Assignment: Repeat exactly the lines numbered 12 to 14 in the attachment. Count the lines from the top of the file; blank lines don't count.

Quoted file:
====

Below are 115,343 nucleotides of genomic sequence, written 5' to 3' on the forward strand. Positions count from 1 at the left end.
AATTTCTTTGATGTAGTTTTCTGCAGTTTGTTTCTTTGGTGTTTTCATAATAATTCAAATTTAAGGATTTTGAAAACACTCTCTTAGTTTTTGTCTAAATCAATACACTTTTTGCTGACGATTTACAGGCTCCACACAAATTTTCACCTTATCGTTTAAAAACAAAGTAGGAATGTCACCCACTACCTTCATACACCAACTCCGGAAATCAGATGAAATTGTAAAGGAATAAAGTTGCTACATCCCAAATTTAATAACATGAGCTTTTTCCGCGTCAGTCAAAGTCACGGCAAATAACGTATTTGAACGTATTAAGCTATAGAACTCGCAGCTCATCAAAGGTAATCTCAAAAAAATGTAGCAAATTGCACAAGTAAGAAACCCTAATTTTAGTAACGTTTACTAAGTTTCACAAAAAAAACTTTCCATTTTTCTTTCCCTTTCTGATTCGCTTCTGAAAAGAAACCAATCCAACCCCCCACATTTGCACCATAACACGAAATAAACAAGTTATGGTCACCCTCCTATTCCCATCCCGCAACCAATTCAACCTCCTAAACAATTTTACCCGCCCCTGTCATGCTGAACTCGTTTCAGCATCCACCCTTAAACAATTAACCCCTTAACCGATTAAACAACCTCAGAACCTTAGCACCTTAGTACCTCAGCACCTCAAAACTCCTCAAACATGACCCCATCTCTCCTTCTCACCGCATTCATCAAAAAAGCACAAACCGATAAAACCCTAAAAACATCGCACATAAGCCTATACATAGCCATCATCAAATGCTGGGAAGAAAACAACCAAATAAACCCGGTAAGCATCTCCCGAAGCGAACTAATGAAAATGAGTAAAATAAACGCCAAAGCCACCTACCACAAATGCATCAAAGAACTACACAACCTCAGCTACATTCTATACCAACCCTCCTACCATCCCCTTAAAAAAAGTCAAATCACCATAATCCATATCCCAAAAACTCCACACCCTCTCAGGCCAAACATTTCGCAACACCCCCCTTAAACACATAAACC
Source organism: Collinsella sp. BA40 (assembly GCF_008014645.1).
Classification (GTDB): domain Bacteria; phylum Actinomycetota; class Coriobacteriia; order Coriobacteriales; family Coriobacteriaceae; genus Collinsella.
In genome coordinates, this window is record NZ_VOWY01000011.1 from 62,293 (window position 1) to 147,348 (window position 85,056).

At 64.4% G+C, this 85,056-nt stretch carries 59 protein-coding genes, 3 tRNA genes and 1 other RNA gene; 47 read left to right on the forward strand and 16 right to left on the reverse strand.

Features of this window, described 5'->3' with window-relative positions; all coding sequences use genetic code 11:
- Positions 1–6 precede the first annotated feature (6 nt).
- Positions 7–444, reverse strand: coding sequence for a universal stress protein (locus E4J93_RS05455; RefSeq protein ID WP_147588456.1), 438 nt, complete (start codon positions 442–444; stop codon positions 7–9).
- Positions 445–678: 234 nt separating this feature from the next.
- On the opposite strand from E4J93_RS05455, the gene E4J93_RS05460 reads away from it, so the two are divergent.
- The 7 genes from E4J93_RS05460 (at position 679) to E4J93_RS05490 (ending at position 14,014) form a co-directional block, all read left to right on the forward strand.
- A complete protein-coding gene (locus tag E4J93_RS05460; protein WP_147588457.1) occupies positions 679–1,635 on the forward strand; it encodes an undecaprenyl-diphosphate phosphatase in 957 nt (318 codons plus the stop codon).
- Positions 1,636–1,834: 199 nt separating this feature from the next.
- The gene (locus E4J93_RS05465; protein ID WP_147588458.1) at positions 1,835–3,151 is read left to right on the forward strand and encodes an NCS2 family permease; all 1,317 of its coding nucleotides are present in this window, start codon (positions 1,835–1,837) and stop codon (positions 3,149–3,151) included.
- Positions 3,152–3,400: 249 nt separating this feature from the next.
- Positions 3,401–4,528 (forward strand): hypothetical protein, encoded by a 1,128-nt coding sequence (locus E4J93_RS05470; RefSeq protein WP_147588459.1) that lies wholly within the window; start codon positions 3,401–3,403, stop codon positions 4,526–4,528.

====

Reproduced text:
- The 7 genes from E4J93_RS05460 (at position 679) to E4J93_RS05490 (ending at position 14,014) form a co-directional block, all read left to right on the forward strand.
- A complete protein-coding gene (locus tag E4J93_RS05460; protein WP_147588457.1) occupies positions 679–1,635 on the forward strand; it encodes an undecaprenyl-diphosphate phosphatase in 957 nt (318 codons plus the stop codon).
- Positions 1,636–1,834: 199 nt separating this feature from the next.